DF ameliorates renal anemia by modulating the prebiotic activity of the gut microbiota and SCFAs and this effect warrants in-depth exploration in larger cohorts.

Availability of data and materials

The datasets generated and analyzed in the current study are classified temporarily, as some of them may be used in our ongoing experiments. However, they might be provided by the corresponding author upon reasonable request.



End-stage renal disease


Dietary fiber


Short-chain fatty acids



Fe2+ :

Serum iron


Serum ferritin


Soluble transferrin receptor


Recombinant human erythropoietin


Butyric acid




Erythropoietin receptor


Estimated glomerular filtration rate


  1. Inker LA, Grams ME, Levey AS, Coresh J, Cirillo M, Collins JF, Gansevoort RT, Gutierrez OM, Hamano T, Heine GH, et al. Relationship of estimated GFR and albuminuria to concurrent laboratory abnormalities: an individual participant data meta-analysis in a global consortium. Am J Kidney Dis. 2019;73:206–17.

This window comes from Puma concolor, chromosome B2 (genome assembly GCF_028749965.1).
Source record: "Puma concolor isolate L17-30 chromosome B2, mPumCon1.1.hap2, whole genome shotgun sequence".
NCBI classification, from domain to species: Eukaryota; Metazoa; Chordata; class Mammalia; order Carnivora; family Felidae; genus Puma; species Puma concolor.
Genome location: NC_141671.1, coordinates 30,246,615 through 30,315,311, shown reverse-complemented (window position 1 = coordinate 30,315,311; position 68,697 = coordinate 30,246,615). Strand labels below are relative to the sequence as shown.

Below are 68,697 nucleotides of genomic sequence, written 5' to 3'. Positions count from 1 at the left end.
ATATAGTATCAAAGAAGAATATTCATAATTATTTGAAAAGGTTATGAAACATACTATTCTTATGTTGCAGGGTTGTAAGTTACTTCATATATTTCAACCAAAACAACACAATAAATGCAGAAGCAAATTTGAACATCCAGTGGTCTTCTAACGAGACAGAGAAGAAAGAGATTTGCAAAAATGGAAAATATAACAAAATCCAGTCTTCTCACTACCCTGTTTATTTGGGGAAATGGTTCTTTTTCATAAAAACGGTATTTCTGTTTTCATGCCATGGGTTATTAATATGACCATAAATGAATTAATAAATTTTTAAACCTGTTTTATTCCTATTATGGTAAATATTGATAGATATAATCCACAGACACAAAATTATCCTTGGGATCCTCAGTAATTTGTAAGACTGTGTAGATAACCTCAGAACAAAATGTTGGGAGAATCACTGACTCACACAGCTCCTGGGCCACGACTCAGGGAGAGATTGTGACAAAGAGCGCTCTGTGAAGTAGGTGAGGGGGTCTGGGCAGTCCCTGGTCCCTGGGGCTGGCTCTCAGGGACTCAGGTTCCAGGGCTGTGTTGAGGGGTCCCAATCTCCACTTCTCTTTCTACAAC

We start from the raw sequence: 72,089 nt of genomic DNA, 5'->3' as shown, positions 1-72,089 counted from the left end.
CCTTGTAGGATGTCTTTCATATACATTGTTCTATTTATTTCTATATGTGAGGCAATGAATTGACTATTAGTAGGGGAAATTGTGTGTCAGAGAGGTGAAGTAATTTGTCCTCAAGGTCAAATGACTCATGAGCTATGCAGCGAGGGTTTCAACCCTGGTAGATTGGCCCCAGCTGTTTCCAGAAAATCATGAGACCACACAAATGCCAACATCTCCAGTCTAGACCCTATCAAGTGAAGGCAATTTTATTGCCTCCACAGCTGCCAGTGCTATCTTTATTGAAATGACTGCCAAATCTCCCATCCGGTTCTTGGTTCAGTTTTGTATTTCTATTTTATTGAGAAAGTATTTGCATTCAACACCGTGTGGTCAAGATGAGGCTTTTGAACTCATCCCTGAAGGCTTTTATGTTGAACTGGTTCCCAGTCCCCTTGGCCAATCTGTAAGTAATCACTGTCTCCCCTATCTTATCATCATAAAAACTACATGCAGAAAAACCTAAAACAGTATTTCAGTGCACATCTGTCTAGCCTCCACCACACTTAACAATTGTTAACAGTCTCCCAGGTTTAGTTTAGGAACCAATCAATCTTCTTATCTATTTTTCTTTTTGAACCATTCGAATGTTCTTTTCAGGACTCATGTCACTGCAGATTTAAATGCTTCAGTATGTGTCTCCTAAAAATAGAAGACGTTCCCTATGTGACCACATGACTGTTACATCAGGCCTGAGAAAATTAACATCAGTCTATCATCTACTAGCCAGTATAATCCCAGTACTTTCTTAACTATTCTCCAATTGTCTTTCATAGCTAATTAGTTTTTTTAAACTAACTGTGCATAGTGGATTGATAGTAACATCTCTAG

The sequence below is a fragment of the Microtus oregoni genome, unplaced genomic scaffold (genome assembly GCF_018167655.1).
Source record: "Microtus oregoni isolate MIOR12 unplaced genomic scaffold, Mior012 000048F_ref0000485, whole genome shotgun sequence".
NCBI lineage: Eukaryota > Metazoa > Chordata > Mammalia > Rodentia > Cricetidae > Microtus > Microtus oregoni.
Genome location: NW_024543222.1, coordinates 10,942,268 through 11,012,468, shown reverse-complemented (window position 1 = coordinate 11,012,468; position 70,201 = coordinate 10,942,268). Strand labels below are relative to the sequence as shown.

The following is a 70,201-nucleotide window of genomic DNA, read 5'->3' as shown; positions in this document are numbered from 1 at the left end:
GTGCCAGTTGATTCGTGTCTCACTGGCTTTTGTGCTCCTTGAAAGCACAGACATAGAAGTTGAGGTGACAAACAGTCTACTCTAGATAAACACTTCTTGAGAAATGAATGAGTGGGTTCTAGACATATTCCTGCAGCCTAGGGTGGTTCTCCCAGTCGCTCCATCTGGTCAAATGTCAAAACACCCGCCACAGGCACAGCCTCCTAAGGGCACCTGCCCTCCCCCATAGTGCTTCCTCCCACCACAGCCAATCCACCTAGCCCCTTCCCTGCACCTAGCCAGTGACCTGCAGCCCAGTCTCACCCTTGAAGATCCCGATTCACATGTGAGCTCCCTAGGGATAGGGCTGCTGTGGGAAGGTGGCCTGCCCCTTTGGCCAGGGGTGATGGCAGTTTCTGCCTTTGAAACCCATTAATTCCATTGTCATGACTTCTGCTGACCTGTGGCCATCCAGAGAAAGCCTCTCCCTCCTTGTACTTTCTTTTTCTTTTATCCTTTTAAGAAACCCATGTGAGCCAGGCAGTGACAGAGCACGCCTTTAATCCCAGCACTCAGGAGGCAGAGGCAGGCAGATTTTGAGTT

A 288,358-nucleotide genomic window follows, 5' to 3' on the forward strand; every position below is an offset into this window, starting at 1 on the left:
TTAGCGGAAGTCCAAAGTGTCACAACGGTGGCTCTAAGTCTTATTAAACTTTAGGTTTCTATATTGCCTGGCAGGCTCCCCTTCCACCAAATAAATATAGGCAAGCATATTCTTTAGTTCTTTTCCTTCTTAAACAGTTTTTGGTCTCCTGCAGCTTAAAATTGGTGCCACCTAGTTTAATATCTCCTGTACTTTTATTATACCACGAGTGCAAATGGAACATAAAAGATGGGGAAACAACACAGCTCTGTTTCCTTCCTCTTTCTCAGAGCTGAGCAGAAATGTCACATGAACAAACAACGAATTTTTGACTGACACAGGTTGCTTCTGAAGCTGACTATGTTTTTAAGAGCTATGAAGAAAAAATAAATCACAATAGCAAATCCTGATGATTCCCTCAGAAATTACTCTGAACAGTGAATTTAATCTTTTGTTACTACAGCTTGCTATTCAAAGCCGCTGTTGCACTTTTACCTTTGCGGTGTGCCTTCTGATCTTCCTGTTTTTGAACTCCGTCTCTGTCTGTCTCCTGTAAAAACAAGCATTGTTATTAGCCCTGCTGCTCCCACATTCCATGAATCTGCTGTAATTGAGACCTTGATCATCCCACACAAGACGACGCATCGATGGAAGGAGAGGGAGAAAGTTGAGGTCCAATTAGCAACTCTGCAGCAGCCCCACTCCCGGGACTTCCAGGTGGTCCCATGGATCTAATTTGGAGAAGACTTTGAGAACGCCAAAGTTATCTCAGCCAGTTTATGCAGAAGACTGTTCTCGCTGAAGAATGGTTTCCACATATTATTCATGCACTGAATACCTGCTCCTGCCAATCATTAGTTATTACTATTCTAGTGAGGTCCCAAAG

Article  CAS  Google Scholar 

  2. Tonelli M, Thadhani R. Anaemia in chronic kidney disease: what do new generation agents offer? Lancet (London, England). 2022;399(10326):702–3.

    Article  CAS  Google Scholar 

  3. Carvalho L, Brait D, Vaz M, Lollo P, Morato P, Oesterreich S, Raposo J, Freitas K. Partially hydrolyzed guar gum increases ferroportin expression in the colon of anemic growing rats. Nutrients. 2017;9:228.

    Article  Google Scholar 

  4. Paganini D, Uyoga MA, Kortman GAM, Cercamondi CI, Moretti D, Barth-Jaeggi T, Schwab C, Boekhorst J, Timmerman HM, Lacroix C, et al. Prebiotic galacto-oligosaccharides mitigate the adverse effects of iron fortification on the gut microbiome: a randomised controlled study in Kenyan infants. Gut. 2017;66:1956–67.

    Article  CAS  Google Scholar 

  5. Agrizzi Verediano T, Agarwal N, Juste Contin Gomes M, Martino HSD, Tako E. Effects of dietary fiber on intestinal iron absorption, and physiological status: a systematic review of in vivo and clinical studies. Crit Rev Food Sci Nutr 2022;9:1–16.

    Article  Google Scholar